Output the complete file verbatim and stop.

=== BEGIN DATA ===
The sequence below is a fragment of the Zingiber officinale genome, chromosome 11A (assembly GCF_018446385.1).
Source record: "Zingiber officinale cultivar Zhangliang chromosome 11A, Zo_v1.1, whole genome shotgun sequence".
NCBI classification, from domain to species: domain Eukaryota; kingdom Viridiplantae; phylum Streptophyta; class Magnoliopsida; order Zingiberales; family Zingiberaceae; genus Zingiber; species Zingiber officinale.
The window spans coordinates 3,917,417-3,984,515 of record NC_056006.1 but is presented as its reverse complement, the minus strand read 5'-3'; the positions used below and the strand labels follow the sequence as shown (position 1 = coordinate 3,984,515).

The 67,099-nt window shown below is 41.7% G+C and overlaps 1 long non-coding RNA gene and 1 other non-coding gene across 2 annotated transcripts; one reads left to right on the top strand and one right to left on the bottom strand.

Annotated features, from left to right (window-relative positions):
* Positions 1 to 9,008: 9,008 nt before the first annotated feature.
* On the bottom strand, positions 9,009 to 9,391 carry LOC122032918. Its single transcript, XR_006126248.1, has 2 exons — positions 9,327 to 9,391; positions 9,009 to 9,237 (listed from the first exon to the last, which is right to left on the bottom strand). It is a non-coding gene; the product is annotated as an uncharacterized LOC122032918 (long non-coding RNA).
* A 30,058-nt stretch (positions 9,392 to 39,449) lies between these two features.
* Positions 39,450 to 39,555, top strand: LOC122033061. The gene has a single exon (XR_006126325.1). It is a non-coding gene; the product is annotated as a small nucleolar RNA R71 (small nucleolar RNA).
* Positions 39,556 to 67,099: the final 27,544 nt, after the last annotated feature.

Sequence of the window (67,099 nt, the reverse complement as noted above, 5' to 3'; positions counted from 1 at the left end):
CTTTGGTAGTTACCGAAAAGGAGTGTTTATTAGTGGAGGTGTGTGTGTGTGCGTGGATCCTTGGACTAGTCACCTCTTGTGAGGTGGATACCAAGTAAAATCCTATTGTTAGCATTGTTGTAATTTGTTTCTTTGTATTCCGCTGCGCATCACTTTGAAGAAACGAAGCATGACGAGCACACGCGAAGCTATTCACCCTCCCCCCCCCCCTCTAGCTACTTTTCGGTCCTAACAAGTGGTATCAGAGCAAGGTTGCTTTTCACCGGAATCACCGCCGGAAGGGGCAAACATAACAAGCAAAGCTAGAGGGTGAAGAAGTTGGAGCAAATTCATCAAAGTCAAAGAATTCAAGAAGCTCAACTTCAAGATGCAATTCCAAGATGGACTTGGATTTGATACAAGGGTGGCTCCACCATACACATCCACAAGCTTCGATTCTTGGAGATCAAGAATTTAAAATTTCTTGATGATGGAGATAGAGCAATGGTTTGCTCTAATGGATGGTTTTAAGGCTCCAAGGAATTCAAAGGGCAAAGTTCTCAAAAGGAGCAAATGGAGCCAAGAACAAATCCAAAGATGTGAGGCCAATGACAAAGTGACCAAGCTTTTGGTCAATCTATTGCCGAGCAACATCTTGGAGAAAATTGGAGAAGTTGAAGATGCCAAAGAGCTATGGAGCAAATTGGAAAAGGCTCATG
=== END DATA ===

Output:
The sequence below is a fragment of the Zingiber officinale genome, chromosome 11A (assembly GCF_018446385.1).
Source record: "Zingiber officinale cultivar Zhangliang chromosome 11A, Zo_v1.1, whole genome shotgun sequence".
NCBI classification, from domain to species: domain Eukaryota; kingdom Viridiplantae; phylum Streptophyta; class Magnoliopsida; order Zingiberales; family Zingiberaceae; genus Zingiber; species Zingiber officinale.
The window spans coordinates 3,917,417-3,984,515 of record NC_056006.1 but is presented as its reverse complement, the minus strand read 5'-3'; the positions used below and the strand labels follow the sequence as shown (position 1 = coordinate 3,984,515).

The 67,099-nt window shown below is 41.7% G+C and overlaps 1 long non-coding RNA gene and 1 other non-coding gene across 2 annotated transcripts; one reads left to right on the top strand and one right to left on the bottom strand.

Annotated features, from left to right (window-relative positions):
* Positions 1 to 9,008: 9,008 nt before the first annotated feature.
* On the bottom strand, positions 9,009 to 9,391 carry LOC122032918. Its single transcript, XR_006126248.1, has 2 exons — positions 9,327 to 9,391; positions 9,009 to 9,237 (listed from the first exon to the last, which is right to left on the bottom strand). It is a non-coding gene; the product is annotated as an uncharacterized LOC122032918 (long non-coding RNA).
* A 30,058-nt stretch (positions 9,392 to 39,449) lies between these two features.
* Positions 39,450 to 39,555, top strand: LOC122033061. The gene has a single exon (XR_006126325.1). It is a non-coding gene; the product is annotated as a small nucleolar RNA R71 (small nucleolar RNA).
* Positions 39,556 to 67,099: the final 27,544 nt, after the last annotated feature.

Sequence of the window (67,099 nt, the reverse complement as noted above, 5' to 3'; positions counted from 1 at the left end):
CTTTGGTAGTTACCGAAAAGGAGTGTTTATTAGTGGAGGTGTGTGTGTGTGCGTGGATCCTTGGACTAGTCACCTCTTGTGAGGTGGATACCAAGTAAAATCCTATTGTTAGCATTGTTGTAATTTGTTTCTTTGTATTCCGCTGCGCATCACTTTGAAGAAACGAAGCATGACGAGCACACGCGAAGCTATTCACCCTCCCCCCCCCCCTCTAGCTACTTTTCGGTCCTAACAAGTGGTATCAGAGCAAGGTTGCTTTTCACCGGAATCACCGCCGGAAGGGGCAAACATAACAAGCAAAGCTAGAGGGTGAAGAAGTTGGAGCAAATTCATCAAAGTCAAAGAATTCAAGAAGCTCAACTTCAAGATGCAATTCCAAGATGGACTTGGATTTGATACAAGGGTGGCTCCACCATACACATCCACAAGCTTCGATTCTTGGAGATCAAGAATTTAAAATTTCTTGATGATGGAGATAGAGCAATGGTTTGCTCTAATGGATGGTTTTAAGGCTCCAAGGAATTCAAAGGGCAAAGTTCTCAAAAGGAGCAAATGGAGCCAAGAACAAATCCAAAGATGTGAGGCCAATGACAAAGTGACCAAGCTTTTGGTCAATCTATTGCCGAGCAACATCTTGGAGAAAATTGGAGAAGTTGAAGATGCCAAAGAGCTATGGAGCAAATTGGAAAAGGCTCATG